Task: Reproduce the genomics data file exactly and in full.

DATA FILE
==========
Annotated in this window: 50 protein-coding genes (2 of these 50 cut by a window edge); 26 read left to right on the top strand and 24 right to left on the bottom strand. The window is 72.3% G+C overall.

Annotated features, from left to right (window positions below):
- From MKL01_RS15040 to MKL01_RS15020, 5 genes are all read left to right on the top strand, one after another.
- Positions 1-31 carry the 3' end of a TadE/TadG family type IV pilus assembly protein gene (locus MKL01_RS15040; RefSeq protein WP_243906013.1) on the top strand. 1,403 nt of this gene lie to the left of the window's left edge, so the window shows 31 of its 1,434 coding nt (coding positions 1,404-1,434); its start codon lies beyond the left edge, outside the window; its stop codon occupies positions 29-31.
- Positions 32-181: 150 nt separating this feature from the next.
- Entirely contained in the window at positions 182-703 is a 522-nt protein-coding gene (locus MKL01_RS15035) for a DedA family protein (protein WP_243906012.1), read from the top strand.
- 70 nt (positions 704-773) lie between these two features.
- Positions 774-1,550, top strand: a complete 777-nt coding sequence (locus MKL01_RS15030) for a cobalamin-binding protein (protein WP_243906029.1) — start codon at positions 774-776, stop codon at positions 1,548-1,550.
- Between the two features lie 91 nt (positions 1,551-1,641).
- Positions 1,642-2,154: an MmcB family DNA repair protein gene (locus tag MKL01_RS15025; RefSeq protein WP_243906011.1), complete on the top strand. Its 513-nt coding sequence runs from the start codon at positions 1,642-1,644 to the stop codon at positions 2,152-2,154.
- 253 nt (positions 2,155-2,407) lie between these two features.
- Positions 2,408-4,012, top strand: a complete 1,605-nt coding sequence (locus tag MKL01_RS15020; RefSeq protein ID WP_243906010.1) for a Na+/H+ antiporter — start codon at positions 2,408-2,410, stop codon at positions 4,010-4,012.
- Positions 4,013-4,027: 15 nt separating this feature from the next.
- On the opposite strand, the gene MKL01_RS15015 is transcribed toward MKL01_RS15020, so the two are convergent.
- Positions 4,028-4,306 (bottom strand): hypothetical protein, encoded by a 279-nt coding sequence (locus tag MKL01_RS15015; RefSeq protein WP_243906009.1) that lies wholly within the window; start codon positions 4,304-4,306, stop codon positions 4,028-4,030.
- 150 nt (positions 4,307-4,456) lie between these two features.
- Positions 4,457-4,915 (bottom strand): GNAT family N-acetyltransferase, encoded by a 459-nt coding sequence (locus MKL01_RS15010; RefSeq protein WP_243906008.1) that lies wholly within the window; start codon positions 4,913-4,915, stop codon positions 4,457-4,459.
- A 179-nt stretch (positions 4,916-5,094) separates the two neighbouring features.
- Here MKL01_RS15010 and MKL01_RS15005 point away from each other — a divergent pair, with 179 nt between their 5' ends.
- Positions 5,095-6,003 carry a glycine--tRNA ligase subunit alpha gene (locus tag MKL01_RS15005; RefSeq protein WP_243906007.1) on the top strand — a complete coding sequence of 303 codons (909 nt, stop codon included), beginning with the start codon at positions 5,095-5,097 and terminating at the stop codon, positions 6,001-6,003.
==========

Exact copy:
Annotated in this window: 50 protein-coding genes (2 of these 50 cut by a window edge); 26 read left to right on the top strand and 24 right to left on the bottom strand. The window is 72.3% G+C overall.

Annotated features, from left to right (window positions below):
- From MKL01_RS15040 to MKL01_RS15020, 5 genes are all read left to right on the top strand, one after another.
- Positions 1-31 carry the 3' end of a TadE/TadG family type IV pilus assembly protein gene (locus MKL01_RS15040; RefSeq protein WP_243906013.1) on the top strand. 1,403 nt of this gene lie to the left of the window's left edge, so the window shows 31 of its 1,434 coding nt (coding positions 1,404-1,434); its start codon lies beyond the left edge, outside the window; its stop codon occupies positions 29-31.
- Positions 32-181: 150 nt separating this feature from the next.
- Entirely contained in the window at positions 182-703 is a 522-nt protein-coding gene (locus MKL01_RS15035) for a DedA family protein (protein WP_243906012.1), read from the top strand.
- 70 nt (positions 704-773) lie between these two features.
- Positions 774-1,550, top strand: a complete 777-nt coding sequence (locus MKL01_RS15030) for a cobalamin-binding protein (protein WP_243906029.1) — start codon at positions 774-776, stop codon at positions 1,548-1,550.
- Between the two features lie 91 nt (positions 1,551-1,641).
- Positions 1,642-2,154: an MmcB family DNA repair protein gene (locus tag MKL01_RS15025; RefSeq protein WP_243906011.1), complete on the top strand. Its 513-nt coding sequence runs from the start codon at positions 1,642-1,644 to the stop codon at positions 2,152-2,154.
- 253 nt (positions 2,155-2,407) lie between these two features.
- Positions 2,408-4,012, top strand: a complete 1,605-nt coding sequence (locus tag MKL01_RS15020; RefSeq protein ID WP_243906010.1) for a Na+/H+ antiporter — start codon at positions 2,408-2,410, stop codon at positions 4,010-4,012.
- Positions 4,013-4,027: 15 nt separating this feature from the next.
- On the opposite strand, the gene MKL01_RS15015 is transcribed toward MKL01_RS15020, so the two are convergent.
- Positions 4,028-4,306 (bottom strand): hypothetical protein, encoded by a 279-nt coding sequence (locus tag MKL01_RS15015; RefSeq protein WP_243906009.1) that lies wholly within the window; start codon positions 4,304-4,306, stop codon positions 4,028-4,030.
- 150 nt (positions 4,307-4,456) lie between these two features.
- Positions 4,457-4,915 (bottom strand): GNAT family N-acetyltransferase, encoded by a 459-nt coding sequence (locus MKL01_RS15010; RefSeq protein WP_243906008.1) that lies wholly within the window; start codon positions 4,913-4,915, stop codon positions 4,457-4,459.
- A 179-nt stretch (positions 4,916-5,094) separates the two neighbouring features.
- Here MKL01_RS15010 and MKL01_RS15005 point away from each other — a divergent pair, with 179 nt between their 5' ends.
- Positions 5,095-6,003 carry a glycine--tRNA ligase subunit alpha gene (locus tag MKL01_RS15005; RefSeq protein WP_243906007.1) on the top strand — a complete coding sequence of 303 codons (909 nt, stop codon included), beginning with the start codon at positions 5,095-5,097 and terminating at the stop codon, positions 6,001-6,003.